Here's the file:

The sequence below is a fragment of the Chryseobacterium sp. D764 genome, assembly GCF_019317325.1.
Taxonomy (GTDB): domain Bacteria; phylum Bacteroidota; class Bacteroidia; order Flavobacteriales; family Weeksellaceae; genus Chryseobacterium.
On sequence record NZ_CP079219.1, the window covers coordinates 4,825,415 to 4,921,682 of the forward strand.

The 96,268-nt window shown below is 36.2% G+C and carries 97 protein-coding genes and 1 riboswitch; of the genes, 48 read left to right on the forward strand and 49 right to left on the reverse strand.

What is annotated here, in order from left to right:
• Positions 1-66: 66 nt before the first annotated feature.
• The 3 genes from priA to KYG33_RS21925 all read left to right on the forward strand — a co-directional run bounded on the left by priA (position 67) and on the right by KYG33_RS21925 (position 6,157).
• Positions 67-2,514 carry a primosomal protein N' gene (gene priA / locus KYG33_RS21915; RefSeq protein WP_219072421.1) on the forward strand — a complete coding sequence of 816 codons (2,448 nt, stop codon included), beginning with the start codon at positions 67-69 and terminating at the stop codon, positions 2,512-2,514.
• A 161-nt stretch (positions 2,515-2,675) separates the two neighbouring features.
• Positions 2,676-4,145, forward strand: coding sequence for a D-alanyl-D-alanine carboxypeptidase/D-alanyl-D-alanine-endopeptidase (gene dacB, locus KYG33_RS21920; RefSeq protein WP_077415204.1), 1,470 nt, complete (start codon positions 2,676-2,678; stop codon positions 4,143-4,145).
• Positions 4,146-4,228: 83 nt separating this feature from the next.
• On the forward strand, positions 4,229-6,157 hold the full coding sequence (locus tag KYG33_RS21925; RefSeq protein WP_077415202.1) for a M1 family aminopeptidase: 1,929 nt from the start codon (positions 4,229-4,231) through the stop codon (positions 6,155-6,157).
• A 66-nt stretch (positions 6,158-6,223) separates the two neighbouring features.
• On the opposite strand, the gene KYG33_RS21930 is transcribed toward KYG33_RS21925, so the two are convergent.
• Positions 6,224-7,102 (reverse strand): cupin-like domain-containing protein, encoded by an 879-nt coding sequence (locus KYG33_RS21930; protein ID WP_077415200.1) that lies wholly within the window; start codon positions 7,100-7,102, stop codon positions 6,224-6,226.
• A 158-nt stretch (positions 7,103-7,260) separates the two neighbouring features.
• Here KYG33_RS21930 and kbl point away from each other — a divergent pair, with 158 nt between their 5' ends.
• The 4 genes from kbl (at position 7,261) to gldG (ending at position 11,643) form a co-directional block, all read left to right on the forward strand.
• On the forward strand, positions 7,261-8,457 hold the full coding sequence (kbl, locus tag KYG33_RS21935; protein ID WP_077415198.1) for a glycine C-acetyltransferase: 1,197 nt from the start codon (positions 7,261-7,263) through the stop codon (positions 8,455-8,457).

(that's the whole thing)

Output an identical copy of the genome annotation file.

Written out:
The sequence below is a fragment of the Chryseobacterium sp. D764 genome, assembly GCF_019317325.1.
Taxonomy (GTDB): domain Bacteria; phylum Bacteroidota; class Bacteroidia; order Flavobacteriales; family Weeksellaceae; genus Chryseobacterium.
On sequence record NZ_CP079219.1, the window covers coordinates 4,825,415 to 4,921,682 of the forward strand.

The 96,268-nt window shown below is 36.2% G+C and carries 97 protein-coding genes and 1 riboswitch; of the genes, 48 read left to right on the forward strand and 49 right to left on the reverse strand.

What is annotated here, in order from left to right:
• Positions 1-66: 66 nt before the first annotated feature.
• The 3 genes from priA to KYG33_RS21925 all read left to right on the forward strand — a co-directional run bounded on the left by priA (position 67) and on the right by KYG33_RS21925 (position 6,157).
• Positions 67-2,514 carry a primosomal protein N' gene (gene priA / locus KYG33_RS21915; RefSeq protein WP_219072421.1) on the forward strand — a complete coding sequence of 816 codons (2,448 nt, stop codon included), beginning with the start codon at positions 67-69 and terminating at the stop codon, positions 2,512-2,514.
• A 161-nt stretch (positions 2,515-2,675) separates the two neighbouring features.
• Positions 2,676-4,145, forward strand: coding sequence for a D-alanyl-D-alanine carboxypeptidase/D-alanyl-D-alanine-endopeptidase (gene dacB, locus KYG33_RS21920; RefSeq protein WP_077415204.1), 1,470 nt, complete (start codon positions 2,676-2,678; stop codon positions 4,143-4,145).
• Positions 4,146-4,228: 83 nt separating this feature from the next.
• On the forward strand, positions 4,229-6,157 hold the full coding sequence (locus tag KYG33_RS21925; RefSeq protein WP_077415202.1) for a M1 family aminopeptidase: 1,929 nt from the start codon (positions 4,229-4,231) through the stop codon (positions 6,155-6,157).
• A 66-nt stretch (positions 6,158-6,223) separates the two neighbouring features.
• On the opposite strand, the gene KYG33_RS21930 is transcribed toward KYG33_RS21925, so the two are convergent.
• Positions 6,224-7,102 (reverse strand): cupin-like domain-containing protein, encoded by an 879-nt coding sequence (locus KYG33_RS21930; protein ID WP_077415200.1) that lies wholly within the window; start codon positions 7,100-7,102, stop codon positions 6,224-6,226.
• A 158-nt stretch (positions 7,103-7,260) separates the two neighbouring features.
• Here KYG33_RS21930 and kbl point away from each other — a divergent pair, with 158 nt between their 5' ends.
• The 4 genes from kbl (at position 7,261) to gldG (ending at position 11,643) form a co-directional block, all read left to right on the forward strand.
• On the forward strand, positions 7,261-8,457 hold the full coding sequence (kbl, locus tag KYG33_RS21935; protein ID WP_077415198.1) for a glycine C-acetyltransferase: 1,197 nt from the start codon (positions 7,261-7,263) through the stop codon (positions 8,455-8,457).